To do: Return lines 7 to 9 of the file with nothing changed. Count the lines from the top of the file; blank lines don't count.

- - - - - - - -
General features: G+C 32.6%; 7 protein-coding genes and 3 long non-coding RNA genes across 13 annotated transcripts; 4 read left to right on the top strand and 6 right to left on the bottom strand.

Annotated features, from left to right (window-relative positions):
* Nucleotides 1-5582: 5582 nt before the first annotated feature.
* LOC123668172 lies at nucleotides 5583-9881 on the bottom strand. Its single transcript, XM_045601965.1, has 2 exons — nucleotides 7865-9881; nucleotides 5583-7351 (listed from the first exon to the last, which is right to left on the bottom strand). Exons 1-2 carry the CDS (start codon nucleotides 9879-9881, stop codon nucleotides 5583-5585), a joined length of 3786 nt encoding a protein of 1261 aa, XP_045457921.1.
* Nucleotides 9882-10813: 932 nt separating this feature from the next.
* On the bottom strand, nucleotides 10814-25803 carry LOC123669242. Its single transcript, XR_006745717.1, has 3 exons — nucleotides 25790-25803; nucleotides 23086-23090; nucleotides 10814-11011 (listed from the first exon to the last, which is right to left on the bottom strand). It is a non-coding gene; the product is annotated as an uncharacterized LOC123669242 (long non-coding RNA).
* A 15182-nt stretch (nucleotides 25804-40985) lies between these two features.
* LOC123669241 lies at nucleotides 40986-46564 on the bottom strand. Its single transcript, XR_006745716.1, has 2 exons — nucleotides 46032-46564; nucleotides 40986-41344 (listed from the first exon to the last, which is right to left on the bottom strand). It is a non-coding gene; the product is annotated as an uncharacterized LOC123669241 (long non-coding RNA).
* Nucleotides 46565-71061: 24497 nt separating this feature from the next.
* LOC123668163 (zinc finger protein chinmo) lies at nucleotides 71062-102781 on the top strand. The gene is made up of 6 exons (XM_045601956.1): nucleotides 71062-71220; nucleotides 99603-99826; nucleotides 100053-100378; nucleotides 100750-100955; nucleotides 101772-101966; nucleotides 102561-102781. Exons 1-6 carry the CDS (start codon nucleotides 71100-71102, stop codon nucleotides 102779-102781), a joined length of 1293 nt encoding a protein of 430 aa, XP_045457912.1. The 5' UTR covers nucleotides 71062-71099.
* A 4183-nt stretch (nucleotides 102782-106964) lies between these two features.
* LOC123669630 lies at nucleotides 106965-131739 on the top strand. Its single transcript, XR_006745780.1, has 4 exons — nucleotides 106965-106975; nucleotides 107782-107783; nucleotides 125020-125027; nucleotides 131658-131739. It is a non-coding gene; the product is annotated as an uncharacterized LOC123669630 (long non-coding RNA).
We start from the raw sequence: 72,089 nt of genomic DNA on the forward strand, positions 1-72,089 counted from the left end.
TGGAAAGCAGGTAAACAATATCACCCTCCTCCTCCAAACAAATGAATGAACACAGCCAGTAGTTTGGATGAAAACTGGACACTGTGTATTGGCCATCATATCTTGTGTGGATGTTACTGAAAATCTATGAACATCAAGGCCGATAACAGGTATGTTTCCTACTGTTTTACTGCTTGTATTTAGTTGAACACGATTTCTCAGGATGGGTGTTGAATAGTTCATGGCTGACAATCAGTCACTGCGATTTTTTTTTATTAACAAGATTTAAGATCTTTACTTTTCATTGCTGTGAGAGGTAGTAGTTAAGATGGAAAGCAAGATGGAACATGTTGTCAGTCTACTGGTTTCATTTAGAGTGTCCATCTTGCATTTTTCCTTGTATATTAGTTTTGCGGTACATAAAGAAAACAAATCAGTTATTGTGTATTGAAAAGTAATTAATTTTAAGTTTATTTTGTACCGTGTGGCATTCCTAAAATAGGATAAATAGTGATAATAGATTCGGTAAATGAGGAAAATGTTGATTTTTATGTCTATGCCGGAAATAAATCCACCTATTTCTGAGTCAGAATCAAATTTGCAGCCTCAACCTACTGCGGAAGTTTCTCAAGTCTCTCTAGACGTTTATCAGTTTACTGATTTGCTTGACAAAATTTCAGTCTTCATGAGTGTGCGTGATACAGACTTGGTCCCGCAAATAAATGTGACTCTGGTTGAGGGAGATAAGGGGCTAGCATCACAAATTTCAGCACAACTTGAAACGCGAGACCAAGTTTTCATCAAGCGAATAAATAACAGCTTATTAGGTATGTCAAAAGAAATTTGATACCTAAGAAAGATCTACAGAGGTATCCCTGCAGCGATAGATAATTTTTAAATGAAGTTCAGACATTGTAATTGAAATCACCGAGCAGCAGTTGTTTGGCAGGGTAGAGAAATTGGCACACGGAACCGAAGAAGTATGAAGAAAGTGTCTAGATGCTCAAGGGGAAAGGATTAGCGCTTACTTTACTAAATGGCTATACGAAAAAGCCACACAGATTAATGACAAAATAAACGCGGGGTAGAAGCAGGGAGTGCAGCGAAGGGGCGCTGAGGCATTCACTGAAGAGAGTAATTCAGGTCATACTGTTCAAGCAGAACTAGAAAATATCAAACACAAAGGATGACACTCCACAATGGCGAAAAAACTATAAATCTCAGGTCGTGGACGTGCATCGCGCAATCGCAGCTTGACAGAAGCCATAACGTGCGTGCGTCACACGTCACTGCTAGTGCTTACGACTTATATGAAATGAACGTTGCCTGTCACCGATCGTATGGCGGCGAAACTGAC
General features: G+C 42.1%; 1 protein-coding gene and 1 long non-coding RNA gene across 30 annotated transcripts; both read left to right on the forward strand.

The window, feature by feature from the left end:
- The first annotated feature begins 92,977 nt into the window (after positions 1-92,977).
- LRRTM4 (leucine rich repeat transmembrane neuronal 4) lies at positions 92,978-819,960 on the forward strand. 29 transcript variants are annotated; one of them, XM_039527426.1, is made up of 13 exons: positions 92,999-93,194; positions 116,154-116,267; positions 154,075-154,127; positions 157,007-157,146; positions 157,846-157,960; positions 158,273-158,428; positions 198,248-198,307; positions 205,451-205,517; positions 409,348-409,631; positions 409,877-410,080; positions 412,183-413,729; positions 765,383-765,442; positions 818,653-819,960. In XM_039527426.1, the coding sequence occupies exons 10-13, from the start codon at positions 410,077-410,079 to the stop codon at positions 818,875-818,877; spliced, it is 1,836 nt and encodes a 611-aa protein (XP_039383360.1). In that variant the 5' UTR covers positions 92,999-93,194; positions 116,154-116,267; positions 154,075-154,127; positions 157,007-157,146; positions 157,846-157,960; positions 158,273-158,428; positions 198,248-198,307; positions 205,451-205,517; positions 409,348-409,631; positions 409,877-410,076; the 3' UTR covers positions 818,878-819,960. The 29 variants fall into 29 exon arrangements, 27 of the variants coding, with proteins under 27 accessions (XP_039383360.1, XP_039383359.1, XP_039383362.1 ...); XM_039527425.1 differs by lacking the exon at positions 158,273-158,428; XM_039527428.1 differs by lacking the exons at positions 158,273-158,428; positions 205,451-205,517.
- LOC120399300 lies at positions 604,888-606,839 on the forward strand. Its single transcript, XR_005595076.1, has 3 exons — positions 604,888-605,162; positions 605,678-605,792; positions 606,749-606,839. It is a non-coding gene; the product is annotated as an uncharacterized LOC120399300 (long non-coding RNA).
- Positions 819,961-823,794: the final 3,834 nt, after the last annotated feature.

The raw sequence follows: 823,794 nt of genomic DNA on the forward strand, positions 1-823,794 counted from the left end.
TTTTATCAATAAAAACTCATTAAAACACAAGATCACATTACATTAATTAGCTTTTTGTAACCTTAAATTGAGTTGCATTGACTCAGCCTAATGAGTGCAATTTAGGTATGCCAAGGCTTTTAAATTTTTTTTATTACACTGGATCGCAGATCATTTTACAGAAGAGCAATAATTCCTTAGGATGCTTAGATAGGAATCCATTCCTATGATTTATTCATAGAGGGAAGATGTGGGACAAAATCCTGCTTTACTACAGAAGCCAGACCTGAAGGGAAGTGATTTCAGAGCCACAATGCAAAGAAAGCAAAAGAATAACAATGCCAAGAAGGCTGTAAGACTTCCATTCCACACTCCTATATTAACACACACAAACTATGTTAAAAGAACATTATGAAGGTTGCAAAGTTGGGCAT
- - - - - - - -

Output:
* A 15182-nt stretch (nucleotides 25804-40985) lies between these two features.
* LOC123669241 lies at nucleotides 40986-46564 on the bottom strand. Its single transcript, XR_006745716.1, has 2 exons — nucleotides 46032-46564; nucleotides 40986-41344 (listed from the first exon to the last, which is right to left on the bottom strand). It is a non-coding gene; the product is annotated as an uncharacterized LOC123669241 (long non-coding RNA).
* Nucleotides 46565-71061: 24497 nt separating this feature from the next.